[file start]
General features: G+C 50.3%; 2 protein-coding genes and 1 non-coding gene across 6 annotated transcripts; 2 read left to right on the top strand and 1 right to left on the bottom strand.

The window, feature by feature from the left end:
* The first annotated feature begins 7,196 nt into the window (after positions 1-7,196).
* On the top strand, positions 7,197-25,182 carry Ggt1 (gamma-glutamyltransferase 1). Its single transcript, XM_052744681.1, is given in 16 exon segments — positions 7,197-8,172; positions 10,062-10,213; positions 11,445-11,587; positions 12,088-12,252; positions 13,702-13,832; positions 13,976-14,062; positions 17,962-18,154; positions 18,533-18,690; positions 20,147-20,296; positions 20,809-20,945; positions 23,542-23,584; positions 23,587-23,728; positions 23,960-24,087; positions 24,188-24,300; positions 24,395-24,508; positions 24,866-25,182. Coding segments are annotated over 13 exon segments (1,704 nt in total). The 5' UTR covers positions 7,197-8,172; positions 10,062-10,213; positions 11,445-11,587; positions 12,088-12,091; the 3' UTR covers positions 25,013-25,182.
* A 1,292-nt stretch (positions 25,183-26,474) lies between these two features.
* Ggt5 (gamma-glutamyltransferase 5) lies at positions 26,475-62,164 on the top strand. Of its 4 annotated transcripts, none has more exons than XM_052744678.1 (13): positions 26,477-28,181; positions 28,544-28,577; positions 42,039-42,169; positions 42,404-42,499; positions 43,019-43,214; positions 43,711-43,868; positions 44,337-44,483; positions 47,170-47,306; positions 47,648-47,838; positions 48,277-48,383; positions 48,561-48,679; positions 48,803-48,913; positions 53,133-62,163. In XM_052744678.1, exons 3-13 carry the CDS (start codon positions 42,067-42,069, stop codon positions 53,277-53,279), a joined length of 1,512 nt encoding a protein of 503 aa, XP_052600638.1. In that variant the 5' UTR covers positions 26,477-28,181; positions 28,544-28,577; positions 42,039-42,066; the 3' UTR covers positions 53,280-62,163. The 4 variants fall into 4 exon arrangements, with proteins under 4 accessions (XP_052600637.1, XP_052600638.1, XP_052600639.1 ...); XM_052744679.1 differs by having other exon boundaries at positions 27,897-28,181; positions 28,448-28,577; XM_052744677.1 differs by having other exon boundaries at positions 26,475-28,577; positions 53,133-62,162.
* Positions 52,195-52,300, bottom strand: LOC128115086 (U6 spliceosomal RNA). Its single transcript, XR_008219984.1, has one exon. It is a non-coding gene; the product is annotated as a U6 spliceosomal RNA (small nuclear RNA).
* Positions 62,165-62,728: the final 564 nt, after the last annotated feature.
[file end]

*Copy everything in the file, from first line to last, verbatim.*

General features: G+C 50.3%; 2 protein-coding genes and 1 non-coding gene across 6 annotated transcripts; 2 read left to right on the top strand and 1 right to left on the bottom strand.

The window, feature by feature from the left end:
* The first annotated feature begins 7,196 nt into the window (after positions 1-7,196).
* On the top strand, positions 7,197-25,182 carry Ggt1 (gamma-glutamyltransferase 1). Its single transcript, XM_052744681.1, is given in 16 exon segments — positions 7,197-8,172; positions 10,062-10,213; positions 11,445-11,587; positions 12,088-12,252; positions 13,702-13,832; positions 13,976-14,062; positions 17,962-18,154; positions 18,533-18,690; positions 20,147-20,296; positions 20,809-20,945; positions 23,542-23,584; positions 23,587-23,728; positions 23,960-24,087; positions 24,188-24,300; positions 24,395-24,508; positions 24,866-25,182. Coding segments are annotated over 13 exon segments (1,704 nt in total). The 5' UTR covers positions 7,197-8,172; positions 10,062-10,213; positions 11,445-11,587; positions 12,088-12,091; the 3' UTR covers positions 25,013-25,182.
* A 1,292-nt stretch (positions 25,183-26,474) lies between these two features.
* Ggt5 (gamma-glutamyltransferase 5) lies at positions 26,475-62,164 on the top strand. Of its 4 annotated transcripts, none has more exons than XM_052744678.1 (13): positions 26,477-28,181; positions 28,544-28,577; positions 42,039-42,169; positions 42,404-42,499; positions 43,019-43,214; positions 43,711-43,868; positions 44,337-44,483; positions 47,170-47,306; positions 47,648-47,838; positions 48,277-48,383; positions 48,561-48,679; positions 48,803-48,913; positions 53,133-62,163. In XM_052744678.1, exons 3-13 carry the CDS (start codon positions 42,067-42,069, stop codon positions 53,277-53,279), a joined length of 1,512 nt encoding a protein of 503 aa, XP_052600638.1. In that variant the 5' UTR covers positions 26,477-28,181; positions 28,544-28,577; positions 42,039-42,066; the 3' UTR covers positions 53,280-62,163. The 4 variants fall into 4 exon arrangements, with proteins under 4 accessions (XP_052600637.1, XP_052600638.1, XP_052600639.1 ...); XM_052744679.1 differs by having other exon boundaries at positions 27,897-28,181; positions 28,448-28,577; XM_052744677.1 differs by having other exon boundaries at positions 26,475-28,577; positions 53,133-62,162.
* Positions 52,195-52,300, bottom strand: LOC128115086 (U6 spliceosomal RNA). Its single transcript, XR_008219984.1, has one exon. It is a non-coding gene; the product is annotated as a U6 spliceosomal RNA (small nuclear RNA).
* Positions 62,165-62,728: the final 564 nt, after the last annotated feature.